A secured car loan is a loan that is connected to a form of security, or collateral. Generally, the security for a car loan is the car itself. If you fail to repay the loan, the lender might seize your car, sell it and then use the proceeds to recover their debt.
Where can I get a student car loan?
Student car loans are not a necessarily a product in and of themselves, but what you may be looking for is a guarantor car loan.
A guarantor car loan has a third-party act as a form of guarantee for your loan application, telling the bank or lender that if you default on your loan, someone will pay the loan repayments.
Going guarantor on a car loan is no new thing, and before internet-based credit scores, guarantor car loan applicants would apply for loans with a guarantor or property owner who could vouch for the person borrowing the loan.
To get a guarantor car loan, you’ll need someone willing to act as a guarantor for your car loan.
I’ve been denied a car loan before; can I still get car finance?
Even if you’ve been denied a car loan before, you might still be able to get car finance. The key is to make the right application to the right lender.
The ‘right’ application is one that makes you look like an acceptable risk, which might include things like improving your credit score, increasing your savings rate and accumulating a bigger deposit.
The ‘right’ lender is one that deals with borrowers like you. For example, while some car loan lenders only deal with good credit borrowers, there are others that specialise in bad credit or poor credit borrowers.
How to find a great car loan
Historically, finding a great car loan would require excess research ranging from visiting an excess of websites or making phone calls, but technology has moved on. Using RateCity, Australia’s leading financial comparison service, you can check out great deals from a range of lenders on the one site.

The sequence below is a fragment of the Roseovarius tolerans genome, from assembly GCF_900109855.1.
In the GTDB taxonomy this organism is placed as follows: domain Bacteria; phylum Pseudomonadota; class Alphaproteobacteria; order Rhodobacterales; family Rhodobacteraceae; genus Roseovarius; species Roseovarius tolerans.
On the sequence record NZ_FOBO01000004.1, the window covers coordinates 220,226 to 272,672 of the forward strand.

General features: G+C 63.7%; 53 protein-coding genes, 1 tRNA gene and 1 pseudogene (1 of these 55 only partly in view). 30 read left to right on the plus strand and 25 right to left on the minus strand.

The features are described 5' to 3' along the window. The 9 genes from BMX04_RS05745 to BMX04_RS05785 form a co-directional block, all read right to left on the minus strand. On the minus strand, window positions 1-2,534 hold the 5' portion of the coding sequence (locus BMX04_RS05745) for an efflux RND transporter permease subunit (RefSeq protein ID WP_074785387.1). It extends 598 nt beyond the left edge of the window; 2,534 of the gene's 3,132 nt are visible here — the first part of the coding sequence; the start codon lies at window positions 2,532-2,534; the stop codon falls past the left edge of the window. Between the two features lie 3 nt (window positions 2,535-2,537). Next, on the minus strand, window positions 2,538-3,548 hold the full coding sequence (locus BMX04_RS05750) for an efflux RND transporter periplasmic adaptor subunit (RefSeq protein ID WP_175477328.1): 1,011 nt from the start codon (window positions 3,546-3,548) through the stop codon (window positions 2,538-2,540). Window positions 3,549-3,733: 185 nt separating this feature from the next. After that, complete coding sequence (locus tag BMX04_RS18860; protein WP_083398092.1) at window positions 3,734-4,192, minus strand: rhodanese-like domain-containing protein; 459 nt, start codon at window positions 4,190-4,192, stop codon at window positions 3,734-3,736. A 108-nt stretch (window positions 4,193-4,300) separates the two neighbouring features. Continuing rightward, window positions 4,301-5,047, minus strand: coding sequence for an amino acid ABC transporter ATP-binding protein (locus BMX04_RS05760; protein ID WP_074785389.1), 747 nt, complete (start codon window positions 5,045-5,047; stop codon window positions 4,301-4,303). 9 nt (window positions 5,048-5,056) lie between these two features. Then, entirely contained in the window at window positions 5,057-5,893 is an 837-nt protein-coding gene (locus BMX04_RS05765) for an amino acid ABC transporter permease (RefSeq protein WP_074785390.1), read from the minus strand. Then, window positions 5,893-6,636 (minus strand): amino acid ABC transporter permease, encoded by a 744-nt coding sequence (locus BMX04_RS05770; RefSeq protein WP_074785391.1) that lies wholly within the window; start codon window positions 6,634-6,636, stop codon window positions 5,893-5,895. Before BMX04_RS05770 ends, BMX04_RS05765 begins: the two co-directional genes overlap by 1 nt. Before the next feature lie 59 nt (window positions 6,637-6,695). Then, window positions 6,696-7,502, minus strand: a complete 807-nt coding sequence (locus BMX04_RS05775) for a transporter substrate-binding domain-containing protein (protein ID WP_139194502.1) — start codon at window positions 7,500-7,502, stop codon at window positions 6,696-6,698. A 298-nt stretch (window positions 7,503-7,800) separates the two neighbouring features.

To start, select the amount you want to borrow and the length of the loan, narrowing your search to show just fixed or variable interest rate results.
Once you’ve indicated your search criteria, you’ll see an immediate list of lenders, ranked by interest rate or application fees. You’ll also be able to view the monthly repayment amount for each result, helping you to know what you can afford.
Up to six products can be compared side-by-side, complete with more information about each car loan, giving you more information about your options.
When comparing your car loan options, it’s ideal to keep in mind some points find a great car loan for your needs. Consider the following:
- Choosing a low interest car loan can reduce costs
- Selecting an option with low fees and charges is ideal, because these can really add up
- Be aware of penalties, such as early exit penalties if you pay off the loan sooner than expected
- Consider the features that best suit your situation
There are many ways to ensure that you get a great car loan. Ultimately, you’ll end up with the best deal by doing your research and selecting the most suitable product for you.
How do you get a car loan?
There are four different ways you can get a car loan. You can go straight to a lender. You can get a finance broker to organise a car loan for you. You can get ‘dealer finance’ – which is when the car dealer organises a car loan for you. Or you can organise your own car loan through a comparison website, like RateCity.
Whichever method you choose, you will need to provide proof of identification, proof of income and proof of savings. So you may be asked for any combination of passport, driver’s licence, bank statements, payslips, tax returns and utility bills. You might also be asked to provide proof of insurance.
What is a guarantor on a car loan?
A guarantor on a car loan is a third party, usually a relative or friend, who guarantees to meet the repayments of a loan for the purchase of a car, if the borrower/owner of the car defaults on the loan.
Guarantor car loans can be useful for people who would otherwise struggle in being accepted for credit to purchase a vehicle. These may include people with bad credit, students and young people who may have no credit history, as well as some pensioners.
Many lenders offer guarantor car loans, guarantor personal loans and guarantor home loans, because of the significantly reduced risk to the lender.
What are the pros and cons of guarantor car loans?
Like all things, there are positives and negatives to guarantor car loans, though one may outweigh the other depending on your needs.
Guarantor car loan pros may include that you’re more likely to be approved for a long if you have no credit or a history with bad credit, that you’re more likely to secure a car loan with a lower interest rate, and that because your guarantor car loan is based on a relationship, you will be more inclined to meet your repayment schedule.